The APALA President’s program, co-sponsored by IRRT and REFORMA, “From Vietnam to Syria: Refugees, their Stories, and Needs” explores the many parallels between the refugee crisis during the Vietnam War, the current crisis in the Middle East, and refugees crossing the Southern border of the United States. The program will include: stories from Vietnamese Americans about resettling in the local Orlando area from Krsytle and Thuy Vincent Nguyen; an overview of the work of REFORMA’s “Children in Crisis Task Force” from Ady Huertas and Oralia Garza de Cortés; information about the Syrian refugee crisis from Laila Hussain Moustafa; and tips and strategies for helping libraries and librarians to serve refugee communities from Touger Vang.
Today, Oralia Garza de Cortés shares a little bit about herself and her work as Co-Chair of REFORMA’s “Children in Crisis Task Force” which provides books, resources, and support for children being held in US detention centers with APALA Vice President/President-Elect, Lessa Pelayo-Lozada.
Lessa Pelayo-Lozada (LPL): Introduce yourself! What’s your name? Where do you live? What do you do and what are you passionate about?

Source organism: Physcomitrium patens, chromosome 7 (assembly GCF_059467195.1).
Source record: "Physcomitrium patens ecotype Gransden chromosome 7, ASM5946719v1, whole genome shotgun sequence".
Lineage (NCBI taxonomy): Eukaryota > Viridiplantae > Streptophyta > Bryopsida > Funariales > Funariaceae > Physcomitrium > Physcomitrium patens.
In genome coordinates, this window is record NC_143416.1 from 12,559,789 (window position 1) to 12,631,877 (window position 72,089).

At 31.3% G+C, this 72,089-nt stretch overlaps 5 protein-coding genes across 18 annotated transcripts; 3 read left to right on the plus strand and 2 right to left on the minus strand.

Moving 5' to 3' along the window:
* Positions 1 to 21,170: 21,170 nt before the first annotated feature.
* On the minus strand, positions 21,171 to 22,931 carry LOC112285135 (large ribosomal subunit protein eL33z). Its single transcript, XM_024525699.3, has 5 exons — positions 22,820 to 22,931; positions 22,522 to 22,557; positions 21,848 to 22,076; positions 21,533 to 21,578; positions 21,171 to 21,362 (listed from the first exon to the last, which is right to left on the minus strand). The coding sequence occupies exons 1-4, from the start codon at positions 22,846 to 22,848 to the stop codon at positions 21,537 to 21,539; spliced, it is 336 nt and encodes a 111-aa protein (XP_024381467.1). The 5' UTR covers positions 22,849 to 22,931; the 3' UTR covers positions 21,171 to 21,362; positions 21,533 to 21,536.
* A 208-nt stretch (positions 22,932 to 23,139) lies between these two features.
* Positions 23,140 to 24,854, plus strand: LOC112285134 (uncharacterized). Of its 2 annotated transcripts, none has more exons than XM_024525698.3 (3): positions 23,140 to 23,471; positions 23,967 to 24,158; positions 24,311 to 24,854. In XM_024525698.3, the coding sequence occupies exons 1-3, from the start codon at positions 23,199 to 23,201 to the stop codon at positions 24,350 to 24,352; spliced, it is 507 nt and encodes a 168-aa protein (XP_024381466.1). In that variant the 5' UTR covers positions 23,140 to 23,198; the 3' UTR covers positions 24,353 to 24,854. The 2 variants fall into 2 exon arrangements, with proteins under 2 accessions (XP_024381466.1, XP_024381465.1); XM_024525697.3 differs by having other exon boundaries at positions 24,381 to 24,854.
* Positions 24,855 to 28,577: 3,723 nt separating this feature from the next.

Oralia Garza de Cortés (OGC): Hola! Hello! I’m Oralia Garza de Cortés and I divide my time between Austin, Texas and Los Angeles, California. I’m passionate about justice and equity of access to books, library services and book publishing. Books and libraries are the great American equalizer and everyone everywhere deserve access to these valuable tools and institutions.
LPL: In June, you’ll be speaking at the APALA President’s Program in Orlando, entitled ““From Vietnam to Syria: Refugees, their Stories, and Needs”. Is there anything you’d like people to know before they hear you speak?
OGC: Refugee children from Central America are among America’s most vulnerable children. As they make their way through our American cities, they risk becoming even more invisible. They deserve a chance at childhood –a chance to learn and grow and develop fully. Let’s demonstrate our compassion and our humanity. Let’s work to insure their future through books and library services that matter.
LPL: Name a few ways you’ve seen (or think) that libraries, librarians, and their institutions can support refugees. What kind of role can we fill?
OGC: The refugee children from Central America need access to books and stories that can spark their imagination, help them to reflect their migration experience, and offer up hope for a better future. But as librarians we must also think about their information needs. They are in dire need of legal information that can help them to mitigate against a complicated legal system mired with regulations and policies stacked against them. It’s the least we can do to help them meet their obligations and save them from potential deportation proceedings.
To learn more about REFORMA’s “Children in Crisis” task Force, visit http://refugeechildren.wix.com/refugee-children#!about_us/csgz or join us at ALA Annual in Orlando on Saturday, June 25, 10:30-11:30 a.m. in Orange County Convention Center W103B.